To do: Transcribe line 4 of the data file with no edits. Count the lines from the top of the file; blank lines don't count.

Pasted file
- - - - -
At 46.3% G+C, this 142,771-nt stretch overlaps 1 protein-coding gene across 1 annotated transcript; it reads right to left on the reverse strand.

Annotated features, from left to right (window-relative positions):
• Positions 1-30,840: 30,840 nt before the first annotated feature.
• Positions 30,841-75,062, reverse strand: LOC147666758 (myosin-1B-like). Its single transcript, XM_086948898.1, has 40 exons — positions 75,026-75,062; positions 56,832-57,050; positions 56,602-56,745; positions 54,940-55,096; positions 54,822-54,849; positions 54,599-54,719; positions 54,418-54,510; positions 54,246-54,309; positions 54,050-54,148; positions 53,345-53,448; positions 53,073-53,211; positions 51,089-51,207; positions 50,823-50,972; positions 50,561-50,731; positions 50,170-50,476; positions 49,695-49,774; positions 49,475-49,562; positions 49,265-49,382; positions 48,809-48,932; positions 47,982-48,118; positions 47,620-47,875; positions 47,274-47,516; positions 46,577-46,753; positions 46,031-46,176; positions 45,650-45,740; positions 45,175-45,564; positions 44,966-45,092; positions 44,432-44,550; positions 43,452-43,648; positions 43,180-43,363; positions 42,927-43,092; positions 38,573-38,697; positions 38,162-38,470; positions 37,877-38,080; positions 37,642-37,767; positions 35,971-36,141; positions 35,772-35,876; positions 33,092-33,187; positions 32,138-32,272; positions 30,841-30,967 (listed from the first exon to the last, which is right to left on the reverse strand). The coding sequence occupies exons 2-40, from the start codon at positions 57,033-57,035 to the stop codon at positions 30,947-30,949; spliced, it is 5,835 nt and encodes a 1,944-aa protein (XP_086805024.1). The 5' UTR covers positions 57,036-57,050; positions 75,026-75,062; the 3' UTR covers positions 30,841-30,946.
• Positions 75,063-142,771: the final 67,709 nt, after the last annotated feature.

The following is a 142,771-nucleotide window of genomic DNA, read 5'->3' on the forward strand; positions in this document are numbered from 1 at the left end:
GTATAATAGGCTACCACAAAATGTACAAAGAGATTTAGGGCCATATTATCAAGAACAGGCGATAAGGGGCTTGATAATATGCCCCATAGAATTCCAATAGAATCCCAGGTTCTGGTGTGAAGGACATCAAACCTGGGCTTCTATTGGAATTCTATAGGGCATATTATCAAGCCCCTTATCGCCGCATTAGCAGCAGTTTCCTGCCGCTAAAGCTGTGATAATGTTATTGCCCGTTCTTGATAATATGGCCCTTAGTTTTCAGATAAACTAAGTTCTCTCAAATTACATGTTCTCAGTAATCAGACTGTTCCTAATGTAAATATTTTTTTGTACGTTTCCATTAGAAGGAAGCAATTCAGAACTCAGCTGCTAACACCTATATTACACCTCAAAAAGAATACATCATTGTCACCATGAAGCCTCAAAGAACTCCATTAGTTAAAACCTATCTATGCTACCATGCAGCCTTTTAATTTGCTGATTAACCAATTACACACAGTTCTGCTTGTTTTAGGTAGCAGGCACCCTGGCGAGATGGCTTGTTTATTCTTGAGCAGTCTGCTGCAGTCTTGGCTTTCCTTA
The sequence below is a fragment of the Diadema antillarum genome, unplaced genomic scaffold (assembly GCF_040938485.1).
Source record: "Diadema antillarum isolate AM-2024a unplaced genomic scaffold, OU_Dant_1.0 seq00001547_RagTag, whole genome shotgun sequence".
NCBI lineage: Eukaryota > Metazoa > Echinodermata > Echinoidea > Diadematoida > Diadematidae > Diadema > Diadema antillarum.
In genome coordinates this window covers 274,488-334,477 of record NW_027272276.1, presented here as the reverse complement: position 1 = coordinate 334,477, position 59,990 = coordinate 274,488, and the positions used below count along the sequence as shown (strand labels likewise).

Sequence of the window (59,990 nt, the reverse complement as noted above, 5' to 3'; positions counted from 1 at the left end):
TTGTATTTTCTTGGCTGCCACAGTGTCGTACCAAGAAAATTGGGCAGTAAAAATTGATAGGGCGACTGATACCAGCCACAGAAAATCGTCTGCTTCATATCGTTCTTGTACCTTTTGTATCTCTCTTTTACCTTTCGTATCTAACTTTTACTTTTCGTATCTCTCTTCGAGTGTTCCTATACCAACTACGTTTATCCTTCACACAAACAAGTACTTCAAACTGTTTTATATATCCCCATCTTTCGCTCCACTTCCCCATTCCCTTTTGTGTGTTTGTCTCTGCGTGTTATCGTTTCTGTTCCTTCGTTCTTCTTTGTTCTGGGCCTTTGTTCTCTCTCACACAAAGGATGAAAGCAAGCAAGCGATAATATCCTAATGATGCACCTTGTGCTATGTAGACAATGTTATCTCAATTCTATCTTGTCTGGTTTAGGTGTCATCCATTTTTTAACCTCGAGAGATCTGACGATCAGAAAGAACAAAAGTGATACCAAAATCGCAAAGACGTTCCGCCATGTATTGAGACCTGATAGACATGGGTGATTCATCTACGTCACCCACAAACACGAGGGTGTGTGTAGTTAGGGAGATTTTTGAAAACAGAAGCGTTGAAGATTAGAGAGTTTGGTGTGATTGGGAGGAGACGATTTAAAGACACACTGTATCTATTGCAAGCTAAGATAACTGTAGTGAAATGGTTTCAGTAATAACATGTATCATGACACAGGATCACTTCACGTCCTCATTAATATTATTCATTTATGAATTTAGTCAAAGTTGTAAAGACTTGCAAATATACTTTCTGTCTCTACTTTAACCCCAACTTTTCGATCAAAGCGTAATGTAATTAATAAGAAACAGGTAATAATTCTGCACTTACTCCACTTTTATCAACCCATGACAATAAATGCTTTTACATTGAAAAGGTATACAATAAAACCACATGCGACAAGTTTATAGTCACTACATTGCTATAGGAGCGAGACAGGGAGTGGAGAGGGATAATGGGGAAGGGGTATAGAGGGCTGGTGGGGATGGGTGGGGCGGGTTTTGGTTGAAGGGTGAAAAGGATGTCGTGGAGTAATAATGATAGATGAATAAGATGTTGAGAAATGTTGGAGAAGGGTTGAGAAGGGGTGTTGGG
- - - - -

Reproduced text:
• Positions 30,841-75,062, reverse strand: LOC147666758 (myosin-1B-like). Its single transcript, XM_086948898.1, has 40 exons — positions 75,026-75,062; positions 56,832-57,050; positions 56,602-56,745; positions 54,940-55,096; positions 54,822-54,849; positions 54,599-54,719; positions 54,418-54,510; positions 54,246-54,309; positions 54,050-54,148; positions 53,345-53,448; positions 53,073-53,211; positions 51,089-51,207; positions 50,823-50,972; positions 50,561-50,731; positions 50,170-50,476; positions 49,695-49,774; positions 49,475-49,562; positions 49,265-49,382; positions 48,809-48,932; positions 47,982-48,118; positions 47,620-47,875; positions 47,274-47,516; positions 46,577-46,753; positions 46,031-46,176; positions 45,650-45,740; positions 45,175-45,564; positions 44,966-45,092; positions 44,432-44,550; positions 43,452-43,648; positions 43,180-43,363; positions 42,927-43,092; positions 38,573-38,697; positions 38,162-38,470; positions 37,877-38,080; positions 37,642-37,767; positions 35,971-36,141; positions 35,772-35,876; positions 33,092-33,187; positions 32,138-32,272; positions 30,841-30,967 (listed from the first exon to the last, which is right to left on the reverse strand). The coding sequence occupies exons 2-40, from the start codon at positions 57,033-57,035 to the stop codon at positions 30,947-30,949; spliced, it is 5,835 nt and encodes a 1,944-aa protein (XP_086805024.1). The 5' UTR covers positions 57,036-57,050; positions 75,026-75,062; the 3' UTR covers positions 30,841-30,946.